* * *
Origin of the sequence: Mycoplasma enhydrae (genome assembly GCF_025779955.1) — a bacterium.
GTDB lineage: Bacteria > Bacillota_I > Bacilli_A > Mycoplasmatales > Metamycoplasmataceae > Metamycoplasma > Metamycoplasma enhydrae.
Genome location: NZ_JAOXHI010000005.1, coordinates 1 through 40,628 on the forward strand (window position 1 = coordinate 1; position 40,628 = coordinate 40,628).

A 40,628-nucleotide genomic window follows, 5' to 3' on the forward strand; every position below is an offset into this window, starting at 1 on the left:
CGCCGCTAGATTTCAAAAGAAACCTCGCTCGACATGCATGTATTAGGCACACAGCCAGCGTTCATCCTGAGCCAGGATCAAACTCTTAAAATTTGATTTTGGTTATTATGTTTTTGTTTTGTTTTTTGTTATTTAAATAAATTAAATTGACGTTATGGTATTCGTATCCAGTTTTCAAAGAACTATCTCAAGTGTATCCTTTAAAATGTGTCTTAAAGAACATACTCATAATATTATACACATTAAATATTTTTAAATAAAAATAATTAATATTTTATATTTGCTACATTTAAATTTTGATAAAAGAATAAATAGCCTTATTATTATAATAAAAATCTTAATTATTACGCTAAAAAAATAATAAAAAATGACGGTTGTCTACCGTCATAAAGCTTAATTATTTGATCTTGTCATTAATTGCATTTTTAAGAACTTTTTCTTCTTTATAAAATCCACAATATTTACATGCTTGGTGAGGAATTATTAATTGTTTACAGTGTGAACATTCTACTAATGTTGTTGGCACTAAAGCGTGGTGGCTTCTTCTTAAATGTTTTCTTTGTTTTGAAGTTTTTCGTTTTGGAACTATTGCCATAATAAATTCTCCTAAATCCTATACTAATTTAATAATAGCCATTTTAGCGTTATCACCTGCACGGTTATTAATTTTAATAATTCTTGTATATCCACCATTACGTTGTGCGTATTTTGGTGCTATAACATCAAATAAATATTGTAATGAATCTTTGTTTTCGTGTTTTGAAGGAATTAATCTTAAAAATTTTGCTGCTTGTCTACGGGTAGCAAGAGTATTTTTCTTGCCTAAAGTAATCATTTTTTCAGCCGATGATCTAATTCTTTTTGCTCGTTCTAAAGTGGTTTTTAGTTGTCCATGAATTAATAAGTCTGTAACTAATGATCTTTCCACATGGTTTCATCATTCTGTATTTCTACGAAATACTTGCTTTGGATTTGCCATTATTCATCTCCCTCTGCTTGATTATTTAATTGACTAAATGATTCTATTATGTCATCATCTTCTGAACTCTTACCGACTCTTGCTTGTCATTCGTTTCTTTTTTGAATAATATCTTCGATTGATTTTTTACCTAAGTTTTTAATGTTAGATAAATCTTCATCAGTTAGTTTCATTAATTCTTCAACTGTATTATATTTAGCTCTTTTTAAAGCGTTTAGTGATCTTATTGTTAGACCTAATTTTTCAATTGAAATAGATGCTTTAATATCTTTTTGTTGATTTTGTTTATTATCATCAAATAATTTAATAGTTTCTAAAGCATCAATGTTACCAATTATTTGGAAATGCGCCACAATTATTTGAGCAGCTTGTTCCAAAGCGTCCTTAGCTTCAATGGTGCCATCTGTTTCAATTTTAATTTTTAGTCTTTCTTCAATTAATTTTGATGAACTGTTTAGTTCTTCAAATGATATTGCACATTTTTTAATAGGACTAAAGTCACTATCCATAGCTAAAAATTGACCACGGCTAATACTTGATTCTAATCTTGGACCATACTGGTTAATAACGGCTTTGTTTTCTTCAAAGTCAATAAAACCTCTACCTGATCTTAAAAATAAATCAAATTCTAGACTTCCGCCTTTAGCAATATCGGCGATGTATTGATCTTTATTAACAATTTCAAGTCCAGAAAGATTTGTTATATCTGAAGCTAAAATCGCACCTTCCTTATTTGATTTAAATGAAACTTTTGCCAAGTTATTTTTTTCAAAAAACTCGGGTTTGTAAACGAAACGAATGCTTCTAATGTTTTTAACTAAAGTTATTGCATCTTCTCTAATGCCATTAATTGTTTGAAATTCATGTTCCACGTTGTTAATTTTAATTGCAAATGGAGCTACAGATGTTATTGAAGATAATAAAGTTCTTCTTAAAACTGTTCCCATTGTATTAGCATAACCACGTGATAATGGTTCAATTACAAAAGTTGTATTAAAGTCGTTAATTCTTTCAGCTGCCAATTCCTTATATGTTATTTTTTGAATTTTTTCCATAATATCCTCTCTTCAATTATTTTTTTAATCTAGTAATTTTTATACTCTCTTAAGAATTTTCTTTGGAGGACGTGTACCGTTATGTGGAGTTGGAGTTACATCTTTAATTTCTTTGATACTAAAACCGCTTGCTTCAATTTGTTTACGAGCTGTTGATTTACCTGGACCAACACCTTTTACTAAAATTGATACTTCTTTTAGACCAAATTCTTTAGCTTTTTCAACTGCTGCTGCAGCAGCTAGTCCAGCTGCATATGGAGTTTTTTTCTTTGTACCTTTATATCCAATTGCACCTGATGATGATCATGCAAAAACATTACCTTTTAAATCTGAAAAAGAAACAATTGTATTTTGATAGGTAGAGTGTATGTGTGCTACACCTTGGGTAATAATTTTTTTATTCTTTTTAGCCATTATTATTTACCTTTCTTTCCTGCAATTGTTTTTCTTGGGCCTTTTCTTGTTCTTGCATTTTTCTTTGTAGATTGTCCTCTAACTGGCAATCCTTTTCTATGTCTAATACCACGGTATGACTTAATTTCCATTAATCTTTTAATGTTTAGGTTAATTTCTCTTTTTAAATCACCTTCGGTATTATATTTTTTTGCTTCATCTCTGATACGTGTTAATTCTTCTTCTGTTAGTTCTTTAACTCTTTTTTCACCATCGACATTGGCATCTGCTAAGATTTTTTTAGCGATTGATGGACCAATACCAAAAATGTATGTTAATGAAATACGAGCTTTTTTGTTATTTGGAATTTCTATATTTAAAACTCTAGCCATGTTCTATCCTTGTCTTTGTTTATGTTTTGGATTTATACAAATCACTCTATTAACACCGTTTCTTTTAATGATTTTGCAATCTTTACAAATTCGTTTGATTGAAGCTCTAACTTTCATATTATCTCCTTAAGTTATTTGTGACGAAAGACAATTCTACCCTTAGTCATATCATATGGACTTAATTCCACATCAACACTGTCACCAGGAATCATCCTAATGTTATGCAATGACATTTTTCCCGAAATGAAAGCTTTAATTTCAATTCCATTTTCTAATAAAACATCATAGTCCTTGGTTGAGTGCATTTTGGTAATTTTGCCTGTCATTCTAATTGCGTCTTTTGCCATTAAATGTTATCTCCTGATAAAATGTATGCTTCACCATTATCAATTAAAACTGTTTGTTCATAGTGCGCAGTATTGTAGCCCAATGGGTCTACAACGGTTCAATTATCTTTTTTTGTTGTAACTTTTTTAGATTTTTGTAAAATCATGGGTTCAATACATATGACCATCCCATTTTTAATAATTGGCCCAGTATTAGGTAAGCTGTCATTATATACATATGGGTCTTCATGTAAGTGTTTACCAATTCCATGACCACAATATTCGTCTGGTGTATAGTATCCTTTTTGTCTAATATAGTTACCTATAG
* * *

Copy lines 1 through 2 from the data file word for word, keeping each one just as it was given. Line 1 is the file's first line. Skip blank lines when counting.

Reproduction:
Origin of the sequence: Mycoplasma enhydrae (genome assembly GCF_025779955.1) — a bacterium.
GTDB lineage: Bacteria > Bacillota_I > Bacilli_A > Mycoplasmatales > Metamycoplasmataceae > Metamycoplasma > Metamycoplasma enhydrae.